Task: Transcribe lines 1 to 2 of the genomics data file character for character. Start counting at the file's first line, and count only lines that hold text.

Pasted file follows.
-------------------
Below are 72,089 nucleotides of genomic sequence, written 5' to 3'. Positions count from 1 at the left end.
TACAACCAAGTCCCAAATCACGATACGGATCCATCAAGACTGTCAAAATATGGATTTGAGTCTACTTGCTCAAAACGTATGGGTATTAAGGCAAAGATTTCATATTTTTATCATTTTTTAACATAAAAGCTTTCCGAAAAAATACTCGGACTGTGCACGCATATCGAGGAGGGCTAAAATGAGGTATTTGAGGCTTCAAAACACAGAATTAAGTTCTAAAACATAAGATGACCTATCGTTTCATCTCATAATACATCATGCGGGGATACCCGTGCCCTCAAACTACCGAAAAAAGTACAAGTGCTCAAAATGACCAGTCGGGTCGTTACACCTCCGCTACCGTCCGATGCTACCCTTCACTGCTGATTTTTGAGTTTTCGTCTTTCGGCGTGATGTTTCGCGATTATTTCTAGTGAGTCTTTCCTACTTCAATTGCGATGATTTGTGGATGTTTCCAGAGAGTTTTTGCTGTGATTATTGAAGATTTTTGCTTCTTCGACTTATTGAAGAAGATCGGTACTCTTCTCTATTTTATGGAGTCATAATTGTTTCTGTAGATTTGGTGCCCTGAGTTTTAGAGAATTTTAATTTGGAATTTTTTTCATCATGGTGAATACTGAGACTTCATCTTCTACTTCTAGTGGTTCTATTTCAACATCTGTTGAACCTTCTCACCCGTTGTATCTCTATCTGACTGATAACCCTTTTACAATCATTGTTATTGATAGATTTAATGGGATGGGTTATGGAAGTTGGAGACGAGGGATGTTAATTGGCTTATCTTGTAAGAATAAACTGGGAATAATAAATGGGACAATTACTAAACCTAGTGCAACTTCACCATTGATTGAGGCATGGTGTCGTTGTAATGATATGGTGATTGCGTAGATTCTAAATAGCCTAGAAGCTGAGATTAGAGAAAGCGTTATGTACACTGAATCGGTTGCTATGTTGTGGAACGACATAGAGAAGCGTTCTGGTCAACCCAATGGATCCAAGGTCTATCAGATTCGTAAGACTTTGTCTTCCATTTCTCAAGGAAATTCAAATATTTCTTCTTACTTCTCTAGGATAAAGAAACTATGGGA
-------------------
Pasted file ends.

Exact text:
Below are 72,089 nucleotides of genomic sequence, written 5' to 3'. Positions count from 1 at the left end.
TACAACCAAGTCCCAAATCACGATACGGATCCATCAAGACTGTCAAAATATGGATTTGAGTCTACTTGCTCAAAACGTATGGGTATTAAGGCAAAGATTTCATATTTTTATCATTTTTTAACATAAAAGCTTTCCGAAAAAATACTCGGACTGTGCACGCATATCGAGGAGGGCTAAAATGAGGTATTTGAGGCTTCAAAACACAGAATTAAGTTCTAAAACATAAGATGACCTATCGTTTCATCTCATAATACATCATGCGGGGATACCCGTGCCCTCAAACTACCGAAAAAAGTACAAGTGCTCAAAATGACCAGTCGGGTCGTTACACCTCCGCTACCGTCCGATGCTACCCTTCACTGCTGATTTTTGAGTTTTCGTCTTTCGGCGTGATGTTTCGCGATTATTTCTAGTGAGTCTTTCCTACTTCAATTGCGATGATTTGTGGATGTTTCCAGAGAGTTTTTGCTGTGATTATTGAAGATTTTTGCTTCTTCGACTTATTGAAGAAGATCGGTACTCTTCTCTATTTTATGGAGTCATAATTGTTTCTGTAGATTTGGTGCCCTGAGTTTTAGAGAATTTTAATTTGGAATTTTTTTCATCATGGTGAATACTGAGACTTCATCTTCTACTTCTAGTGGTTCTATTTCAACATCTGTTGAACCTTCTCACCCGTTGTATCTCTATCTGACTGATAACCCTTTTACAATCATTGTTATTGATAGATTTAATGGGATGGGTTATGGAAGTTGGAGACGAGGGATGTTAATTGGCTTATCTTGTAAGAATAAACTGGGAATAATAAATGGGACAATTACTAAACCTAGTGCAACTTCACCATTGATTGAGGCATGGTGTCGTTGTAATGATATGGTGATTGCGTAGATTCTAAATAGCCTAGAAGCTGAGATTAGAGAAAGCGTTATGTACACTGAATCGGTTGCTATGTTGTGGAACGACATAGAGAAGCGTTCTGGTCAACCCAATGGATCCAAGGTCTATCAGATTCGTAAGACTTTGTCTTCCATTTCTCAAGGAAATTCAAATATTTCTTCTTACTTCTCTAGGATAAAGAAACTATGGGA